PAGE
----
IFC: In what way is Frank and Lamar a poignant series for this moment in time?
Carl: It tells a story I feel most people aren’t familiar with, having young black males teach in a very affluent white world, while never making it expressly about that either. Then in tackling their personal lives, we see these three-dimensional guys navigate a pivotal moment in time from a perspective I feel mainstream audiences tend not to see portrayed.

Anthony: I feel like Frank and Lamar continues to push the envelope within the genre by presenting interesting and non stereotypical content about people of color. The fact that this show brought together so many talented creative people, from the cast and crew to the producers, who believe in the project, makes the work that much more intentional and truthful. I also think it’s pretty incredible that we got to employ many of our friends!

Sport Court

Sport Court gavel

IFC: How would you describe Sport Court to a fancy network executive you met in an elevator?
Joe: SPORT COURT follows Judge David Linda, a circuit court judge assigned to handle an ad hoc courtroom put together to prosecute rowdy fan behavior in the basement of the Hartford Ultradome. Think an updated Night Court.

IFC: How would you describe Sport Court to drunk friend of a friend you met in a bar?
Joe: Remember when you put those firecrackers down that guy’s pants at the baseball game? It’s about a judge who works in a court in the stadium that puts you in jail right then and there. I know, you actually did spend the night in jail, but imagine you went to court right that second and didn’t have to get your brother to take off work from GameStop to take you to your hearing.

IFC: Is there a method to your madness when coming up with sports fan faux pas?
Joe: I just think of the worst things that would ruin a sporting event for everyone. Peeing in the slushy machine in open view of a crowd seemed like a good one.

IFC: Honestly now, how many of the fan transgressions are things you’ve done or thought about doing?
Joe: I’ve thought about ripping out a whole row of chairs at a theater or stadium, so I would have my own private space. I like to think of that really whenever I have to sit crammed next to lots of people. Imagine the leg room!

Check out the full seasons of Frank and Lamar and Sport Court now on IFC’s Comedy Crib.

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Millennial Wisdom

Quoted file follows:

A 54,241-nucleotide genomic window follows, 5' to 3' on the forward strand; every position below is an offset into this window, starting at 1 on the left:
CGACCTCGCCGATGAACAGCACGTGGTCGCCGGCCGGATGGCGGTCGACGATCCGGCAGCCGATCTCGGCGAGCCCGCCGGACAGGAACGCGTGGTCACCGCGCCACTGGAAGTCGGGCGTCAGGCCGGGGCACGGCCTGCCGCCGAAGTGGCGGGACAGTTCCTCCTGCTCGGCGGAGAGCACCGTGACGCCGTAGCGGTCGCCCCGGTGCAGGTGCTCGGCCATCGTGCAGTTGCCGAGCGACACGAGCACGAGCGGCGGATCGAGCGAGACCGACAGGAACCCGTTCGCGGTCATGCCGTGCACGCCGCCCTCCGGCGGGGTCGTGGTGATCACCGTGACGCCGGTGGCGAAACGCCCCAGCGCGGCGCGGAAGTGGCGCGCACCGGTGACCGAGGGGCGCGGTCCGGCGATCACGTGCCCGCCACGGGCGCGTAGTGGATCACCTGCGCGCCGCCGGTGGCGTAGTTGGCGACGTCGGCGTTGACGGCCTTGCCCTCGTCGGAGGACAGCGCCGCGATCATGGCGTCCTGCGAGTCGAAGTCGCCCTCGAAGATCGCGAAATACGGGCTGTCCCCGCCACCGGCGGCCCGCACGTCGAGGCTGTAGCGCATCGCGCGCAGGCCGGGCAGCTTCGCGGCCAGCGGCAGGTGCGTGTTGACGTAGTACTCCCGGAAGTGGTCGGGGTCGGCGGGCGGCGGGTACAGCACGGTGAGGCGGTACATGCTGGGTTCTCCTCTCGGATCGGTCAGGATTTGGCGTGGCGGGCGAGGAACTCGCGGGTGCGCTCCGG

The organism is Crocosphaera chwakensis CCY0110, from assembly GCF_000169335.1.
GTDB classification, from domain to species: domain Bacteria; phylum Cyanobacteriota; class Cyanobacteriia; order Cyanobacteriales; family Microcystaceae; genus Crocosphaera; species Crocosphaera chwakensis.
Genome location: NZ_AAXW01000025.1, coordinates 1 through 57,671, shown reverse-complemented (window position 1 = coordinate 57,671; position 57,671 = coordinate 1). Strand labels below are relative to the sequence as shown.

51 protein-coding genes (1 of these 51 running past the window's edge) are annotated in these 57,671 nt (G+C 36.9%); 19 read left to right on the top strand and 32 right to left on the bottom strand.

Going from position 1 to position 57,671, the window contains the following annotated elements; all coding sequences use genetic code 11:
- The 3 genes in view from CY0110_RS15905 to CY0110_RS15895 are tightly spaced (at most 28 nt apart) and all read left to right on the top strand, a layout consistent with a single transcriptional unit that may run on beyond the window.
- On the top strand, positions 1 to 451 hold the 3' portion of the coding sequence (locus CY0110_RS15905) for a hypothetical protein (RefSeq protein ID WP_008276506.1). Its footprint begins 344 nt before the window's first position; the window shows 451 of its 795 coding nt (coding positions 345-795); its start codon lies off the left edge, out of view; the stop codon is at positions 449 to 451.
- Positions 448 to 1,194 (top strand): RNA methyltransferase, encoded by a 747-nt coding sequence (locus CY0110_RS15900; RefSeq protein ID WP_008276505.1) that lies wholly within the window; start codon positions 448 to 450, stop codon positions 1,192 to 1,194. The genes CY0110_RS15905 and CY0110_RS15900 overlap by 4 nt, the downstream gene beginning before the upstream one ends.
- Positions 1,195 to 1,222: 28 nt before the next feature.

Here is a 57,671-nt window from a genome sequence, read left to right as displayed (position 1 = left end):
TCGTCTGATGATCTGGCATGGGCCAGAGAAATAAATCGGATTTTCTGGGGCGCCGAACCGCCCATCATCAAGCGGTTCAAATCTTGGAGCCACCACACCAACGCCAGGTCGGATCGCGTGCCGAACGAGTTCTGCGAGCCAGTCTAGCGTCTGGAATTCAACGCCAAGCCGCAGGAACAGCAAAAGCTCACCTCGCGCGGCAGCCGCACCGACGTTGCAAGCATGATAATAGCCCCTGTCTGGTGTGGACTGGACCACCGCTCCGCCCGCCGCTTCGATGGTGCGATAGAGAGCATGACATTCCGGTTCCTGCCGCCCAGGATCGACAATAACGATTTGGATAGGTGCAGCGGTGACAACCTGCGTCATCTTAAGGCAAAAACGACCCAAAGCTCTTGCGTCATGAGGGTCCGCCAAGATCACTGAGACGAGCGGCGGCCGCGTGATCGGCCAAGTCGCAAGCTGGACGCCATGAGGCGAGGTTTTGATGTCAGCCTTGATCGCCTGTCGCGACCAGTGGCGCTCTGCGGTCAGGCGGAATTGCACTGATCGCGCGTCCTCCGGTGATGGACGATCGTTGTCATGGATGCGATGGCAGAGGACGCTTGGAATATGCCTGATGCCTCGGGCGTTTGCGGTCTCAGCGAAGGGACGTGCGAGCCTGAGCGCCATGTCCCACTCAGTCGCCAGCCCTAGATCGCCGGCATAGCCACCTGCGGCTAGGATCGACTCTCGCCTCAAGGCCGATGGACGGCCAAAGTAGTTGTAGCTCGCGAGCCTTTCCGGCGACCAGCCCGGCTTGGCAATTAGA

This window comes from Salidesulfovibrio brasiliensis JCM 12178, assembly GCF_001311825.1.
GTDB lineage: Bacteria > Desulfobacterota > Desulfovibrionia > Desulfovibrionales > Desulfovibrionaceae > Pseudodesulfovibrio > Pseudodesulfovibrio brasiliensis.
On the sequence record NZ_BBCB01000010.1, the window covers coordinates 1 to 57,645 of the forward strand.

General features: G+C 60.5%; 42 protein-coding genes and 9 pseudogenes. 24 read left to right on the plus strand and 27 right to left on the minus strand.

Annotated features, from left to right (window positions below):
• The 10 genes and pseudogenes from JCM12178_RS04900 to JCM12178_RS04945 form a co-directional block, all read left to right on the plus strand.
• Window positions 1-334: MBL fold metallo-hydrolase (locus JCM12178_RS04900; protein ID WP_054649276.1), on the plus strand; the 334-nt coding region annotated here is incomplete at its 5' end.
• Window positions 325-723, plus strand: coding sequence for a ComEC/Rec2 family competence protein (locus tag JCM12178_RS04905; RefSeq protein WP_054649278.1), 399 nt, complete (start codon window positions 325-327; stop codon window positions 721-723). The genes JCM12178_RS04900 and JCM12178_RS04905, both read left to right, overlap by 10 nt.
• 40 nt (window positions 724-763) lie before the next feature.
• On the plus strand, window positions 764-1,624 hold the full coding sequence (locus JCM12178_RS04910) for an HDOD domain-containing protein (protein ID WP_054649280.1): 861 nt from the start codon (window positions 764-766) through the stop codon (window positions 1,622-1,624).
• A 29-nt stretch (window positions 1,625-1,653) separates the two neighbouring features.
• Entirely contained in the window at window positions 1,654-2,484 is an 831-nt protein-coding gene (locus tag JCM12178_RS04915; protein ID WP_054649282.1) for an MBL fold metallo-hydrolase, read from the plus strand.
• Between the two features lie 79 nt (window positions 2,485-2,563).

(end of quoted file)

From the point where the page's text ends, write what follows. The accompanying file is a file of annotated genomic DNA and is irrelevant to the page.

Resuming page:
Charles Speaks For Us All

Get to know Charles, the social media whiz of Brockmire.

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He may be an unlikely radio producer Brockmire, but Charles is #1 when it comes to delivering quips that tie a nice little bow on the absurdity of any given situation.

Charles also perfectly captures the jaded outlook of Millennials. Or at least Millennials as mythologized by marketers and news idiots. You know who you are.

Played superbly by Tyrel Jackson Williams, Charles’s quippy nuggets target just about any subject matter, from entry-level jobs in social media (“I plan on getting some experience here, then moving to New York to finally start my life.”) to the ramifications of fictional celebrity hookups (“Drake and Taylor Swift are dating! Albums y’all!”). But where he really nails the whole Millennial POV thing is when he comments on America’s second favorite past-time after type II diabetes: baseball.

Here are a few pearls.

On Baseball’s Lasting Cultural Relevance

“Baseball’s one of those old-timey things you don’t need anymore. Like cursive. Or email.”

On The Dramatic Value Of Double-Headers

“The only thing dumber than playing two boring-ass baseball games in one day is putting a two-hour delay between the boring-ass games.”

On Sartorial Tradition

“Is dressing badly just a thing for baseball, because that would explain his jacket.”

On Baseball, In A Nutshell

“Baseball is a f-cked up sport, and I want you to know it.”


Learn more about Charles in the behind-the-scenes video below.

And if you were born before the late ’80s and want to know what the kids think about Baseball, watch Brockmire Wednesdays at 10P on IFC.

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Crown Jules

Amanda Peet FTW on Brockmire

Amanda Peet brings it on Brockmire Wednesday at 10P on IFC.

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GIFS via Giphy

On Brockmire, Jules is the unexpected yin to Jim Brockmire’s yang. Which is saying a lot, because Brockmire’s yang is way out there. Played by Amanda Peet, Jules is hard-drinking, truth-spewing, baseball-loving…everything Brockmire is, and perhaps what he never expected to encounter in another human.

“We’re the same level of functional alcoholic.”


But Jules takes that commonality and transforms it into something special: a new beginning. A new beginning for failing minor league baseball team “The Frackers”, who suddenly about-face into a winning streak; and a new beginning for Brockmire, whose life gets a jumpstart when Jules lures him back to baseball. As for herself, her unexpected connection with Brockmire gives her own life a surprising and much needed goose.

“You’re a Goddamn Disaster and you’re starting To look good to me.”

This palpable dynamic adds depth and complexity to the narrative and pushes the series far beyond expected comedy. See for yourself in this behind-the-scenes video (and brace yourself for a unforgettable description of Brockmire’s genitals)…

Want more about Amanda Peet? She’s all over the place, and has even penned a recent self-reflective piece in the New York Times.

And of course you can watch the Jim-Jules relationship hysterically unfold in new episodes of Brockmire, every Wednesday at 10PM on IFC.